New Mexico Makes Public Universities Tuition-Free for All Residents

New Mexico Governor Michelle Lujan Grisham signing SB 140 into law

CNN

New Mexico Governor Michelle Lujan Grisham signing SB 140 into law

Sam Klepper, Broadcast Journalism

What if college was tuition-free? It’s a question that the vast majority of Americans have likely pondered at some point. Some believe that it would bring great benefits to society, offering upward mobility to those who otherwise would not have the opportunity to attend a post-high school institution. Others take a more pessimistic view, believing that taxes levied by the government to sponsor such a program could do more harm than good. People across the country have attempted to make free college a reality for a long time. Some states have already introduced programs that offer free college to students who satisfy one or more conditions. Now, one state is doing it for everybody.

 

Last month, the New Mexico state government passed Senate Bill 140, a law that will make all public colleges and universities 100% tuition free for all residents. It will not extend to out-of-state students. It will, however, benefit any person who has graduated from a New Mexico high school or lived in the state for at least one year, including prisoners and undocumented immigrants. So, how will this affect New Mexicans who may benefit from the program? According to Naviance, New Mexico’s three largest public colleges by enrollment are the University of New Mexico, with 18,621 total, 16,014 in-state, and 2,607 out of state students, New Mexico State University, with 11,687, 8,181, and 3,506, and Eastern New Mexico University, with 4,700, 2,585, and 2,115. Those same colleges have in-state tuitions of $6,109 (UNM), $5,515 (NM State), and $3,842 (ENMU) per year, with out-of-state numbers at $21,063, $20,599, and $5,763 respectively. After the new state law, in-state students will save a total of $189,369,431 per year. Out-of-state students, on the other hand, will spend a total of $139,320,080 on tuition at these three colleges every year. This data isn’t entirely accurate as colleges offer scholarships based on merit and financial aid based on need, but it does give a somewhat accurate picture of how much students had to pay prior to the new programs.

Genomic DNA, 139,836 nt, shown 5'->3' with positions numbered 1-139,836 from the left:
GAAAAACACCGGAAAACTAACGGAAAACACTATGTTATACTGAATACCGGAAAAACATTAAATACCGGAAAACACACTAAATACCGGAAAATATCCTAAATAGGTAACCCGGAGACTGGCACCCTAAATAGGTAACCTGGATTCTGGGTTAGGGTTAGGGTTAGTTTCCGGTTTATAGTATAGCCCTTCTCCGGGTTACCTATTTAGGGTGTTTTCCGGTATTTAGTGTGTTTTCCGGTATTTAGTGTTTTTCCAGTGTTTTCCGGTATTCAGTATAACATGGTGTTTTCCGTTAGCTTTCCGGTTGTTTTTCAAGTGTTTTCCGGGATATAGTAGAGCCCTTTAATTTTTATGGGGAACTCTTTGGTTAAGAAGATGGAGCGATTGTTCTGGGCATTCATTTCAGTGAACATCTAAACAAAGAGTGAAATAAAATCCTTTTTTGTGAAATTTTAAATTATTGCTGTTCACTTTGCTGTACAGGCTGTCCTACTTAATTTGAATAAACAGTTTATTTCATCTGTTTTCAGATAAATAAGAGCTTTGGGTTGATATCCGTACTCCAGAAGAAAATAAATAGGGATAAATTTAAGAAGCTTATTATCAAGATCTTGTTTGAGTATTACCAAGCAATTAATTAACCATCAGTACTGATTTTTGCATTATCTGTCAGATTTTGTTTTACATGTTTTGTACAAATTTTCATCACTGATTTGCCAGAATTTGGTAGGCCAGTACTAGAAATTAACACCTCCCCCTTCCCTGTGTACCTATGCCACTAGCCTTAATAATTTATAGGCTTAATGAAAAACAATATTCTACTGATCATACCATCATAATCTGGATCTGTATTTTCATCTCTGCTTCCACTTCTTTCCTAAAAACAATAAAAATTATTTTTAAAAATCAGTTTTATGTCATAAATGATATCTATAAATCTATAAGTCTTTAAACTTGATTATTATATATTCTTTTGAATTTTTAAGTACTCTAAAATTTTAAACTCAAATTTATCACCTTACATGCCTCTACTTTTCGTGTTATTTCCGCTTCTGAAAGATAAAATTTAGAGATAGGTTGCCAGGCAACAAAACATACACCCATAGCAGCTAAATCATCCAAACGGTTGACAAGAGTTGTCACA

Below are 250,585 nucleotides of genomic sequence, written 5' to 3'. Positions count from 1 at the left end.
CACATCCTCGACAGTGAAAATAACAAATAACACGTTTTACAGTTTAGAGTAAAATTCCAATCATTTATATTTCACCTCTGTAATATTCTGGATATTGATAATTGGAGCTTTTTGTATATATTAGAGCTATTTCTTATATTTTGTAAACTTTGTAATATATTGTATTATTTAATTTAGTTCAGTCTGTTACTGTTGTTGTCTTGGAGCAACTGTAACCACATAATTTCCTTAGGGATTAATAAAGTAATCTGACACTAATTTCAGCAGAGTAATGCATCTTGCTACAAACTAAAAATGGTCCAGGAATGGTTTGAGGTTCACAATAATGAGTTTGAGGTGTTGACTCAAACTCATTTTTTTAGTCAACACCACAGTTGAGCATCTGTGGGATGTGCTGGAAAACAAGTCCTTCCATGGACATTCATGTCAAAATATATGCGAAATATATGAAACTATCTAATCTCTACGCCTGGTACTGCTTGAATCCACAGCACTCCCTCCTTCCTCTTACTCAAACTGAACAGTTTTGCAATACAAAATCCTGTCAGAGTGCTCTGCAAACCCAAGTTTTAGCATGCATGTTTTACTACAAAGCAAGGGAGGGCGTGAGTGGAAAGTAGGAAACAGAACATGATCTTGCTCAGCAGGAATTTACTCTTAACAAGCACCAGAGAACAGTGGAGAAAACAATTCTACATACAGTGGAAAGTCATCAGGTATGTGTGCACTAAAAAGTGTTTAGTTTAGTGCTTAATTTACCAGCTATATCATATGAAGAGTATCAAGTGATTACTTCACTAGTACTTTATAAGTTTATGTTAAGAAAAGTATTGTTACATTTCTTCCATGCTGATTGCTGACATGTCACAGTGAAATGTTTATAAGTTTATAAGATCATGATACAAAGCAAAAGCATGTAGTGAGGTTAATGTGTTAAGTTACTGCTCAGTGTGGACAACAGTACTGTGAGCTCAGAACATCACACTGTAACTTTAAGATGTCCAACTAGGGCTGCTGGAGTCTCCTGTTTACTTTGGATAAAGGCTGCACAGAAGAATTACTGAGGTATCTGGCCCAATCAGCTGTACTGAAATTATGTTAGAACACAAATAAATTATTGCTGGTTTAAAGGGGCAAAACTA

University of New Mexico (Metropolis Magazine)

Following up on earlier financial aid programs, New Mexico only needed to allocate $75 million to provide free college, rather than the $139 million figure discussed earlier. Of that $75 million, $63 million comes from federally provided pandemic relief funds. Depending on the success of the program, the state will have to make a decision in the coming years on whether it makes financial sense to continue to support the measure. After all of the available pandemic relief funds have been exhausted, New Mexico will need to come up with an additional $63 million in order to have a shot at continuing the program. Most of this money will likely come in the form of spending cuts to other areas, corresponding with the state’s existing budget of $8.5 billion. Alternatively, New Mexico could opt to levy additional taxes to wealthier brackets.

New Mexico is not the first state to move towards more affordable higher education. In 2019, Washington State passed the Workforce Education Investment Act which established a program–funded by select large corporations–that aims at covering the majority of public college tuition for lower income students. Some states like Massachusetts and Rhode Island have begun to explore initiatives that provide free community college to in-state residents. Some more states have made community college free already.

Access to Public/Community College by State as of August 2020 (FutureED at Georgetown University)

The New Mexico bill is not alone in the sense that it aims to make public education more affordable, but it is by far the most ambitious piece of legislation to ever have passed through a state government on the topic. No other state has managed to pass a bill that makes state school free for each and every resident, regardless of academic, legal, or economic status. The program could be a massive flop given the mounting cost of education. Alternatively, it could be a monumental first step in ensuring free higher education for all those who wish to enrich their future without putting their immediate financial security at risk. Assuming the bill is any kind of success, it will more than likely set the tone for other states to implement similar or identical policies. The future remains uncertain, but for now, at least, it is vital to monitor the situation in New Mexico, as it could have unprecedented implications on the future of education altogether.

 

Gianna Izzo & Sam Klepper